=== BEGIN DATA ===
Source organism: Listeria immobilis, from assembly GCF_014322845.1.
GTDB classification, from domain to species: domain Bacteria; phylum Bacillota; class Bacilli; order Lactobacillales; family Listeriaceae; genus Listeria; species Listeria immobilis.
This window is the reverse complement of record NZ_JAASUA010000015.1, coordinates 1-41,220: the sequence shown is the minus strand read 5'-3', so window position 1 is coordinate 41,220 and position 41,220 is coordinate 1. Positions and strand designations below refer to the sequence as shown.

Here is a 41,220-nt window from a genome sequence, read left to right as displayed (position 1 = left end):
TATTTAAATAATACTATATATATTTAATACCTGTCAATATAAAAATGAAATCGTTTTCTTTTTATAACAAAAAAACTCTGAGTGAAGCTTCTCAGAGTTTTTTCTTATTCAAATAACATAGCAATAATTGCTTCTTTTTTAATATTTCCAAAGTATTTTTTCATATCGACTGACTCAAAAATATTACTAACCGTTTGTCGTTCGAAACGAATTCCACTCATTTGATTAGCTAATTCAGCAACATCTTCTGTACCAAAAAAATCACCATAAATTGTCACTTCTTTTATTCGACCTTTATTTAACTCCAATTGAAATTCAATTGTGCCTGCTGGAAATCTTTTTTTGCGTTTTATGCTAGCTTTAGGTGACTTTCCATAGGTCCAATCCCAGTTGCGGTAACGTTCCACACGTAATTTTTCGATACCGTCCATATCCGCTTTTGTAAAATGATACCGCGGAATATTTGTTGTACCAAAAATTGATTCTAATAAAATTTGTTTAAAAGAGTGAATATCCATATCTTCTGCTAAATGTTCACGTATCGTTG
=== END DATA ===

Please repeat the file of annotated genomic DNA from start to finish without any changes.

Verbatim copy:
Source organism: Listeria immobilis, from assembly GCF_014322845.1.
GTDB classification, from domain to species: domain Bacteria; phylum Bacillota; class Bacilli; order Lactobacillales; family Listeriaceae; genus Listeria; species Listeria immobilis.
This window is the reverse complement of record NZ_JAASUA010000015.1, coordinates 1-41,220: the sequence shown is the minus strand read 5'-3', so window position 1 is coordinate 41,220 and position 41,220 is coordinate 1. Positions and strand designations below refer to the sequence as shown.

Here is a 41,220-nt window from a genome sequence, read left to right as displayed (position 1 = left end):
TATTTAAATAATACTATATATATTTAATACCTGTCAATATAAAAATGAAATCGTTTTCTTTTTATAACAAAAAAACTCTGAGTGAAGCTTCTCAGAGTTTTTTCTTATTCAAATAACATAGCAATAATTGCTTCTTTTTTAATATTTCCAAAGTATTTTTTCATATCGACTGACTCAAAAATATTACTAACCGTTTGTCGTTCGAAACGAATTCCACTCATTTGATTAGCTAATTCAGCAACATCTTCTGTACCAAAAAAATCACCATAAATTGTCACTTCTTTTATTCGACCTTTATTTAACTCCAATTGAAATTCAATTGTGCCTGCTGGAAATCTTTTTTTGCGTTTTATGCTAGCTTTAGGTGACTTTCCATAGGTCCAATCCCAGTTGCGGTAACGTTCCACACGTAATTTTTCGATACCGTCCATATCCGCTTTTGTAAAATGATACCGCGGAATATTTGTTGTACCAAAAATTGATTCTAATAAAATTTGTTTAAAAGAGTGAATATCCATATCTTCTGCTAAATGTTCACGTATCGTTG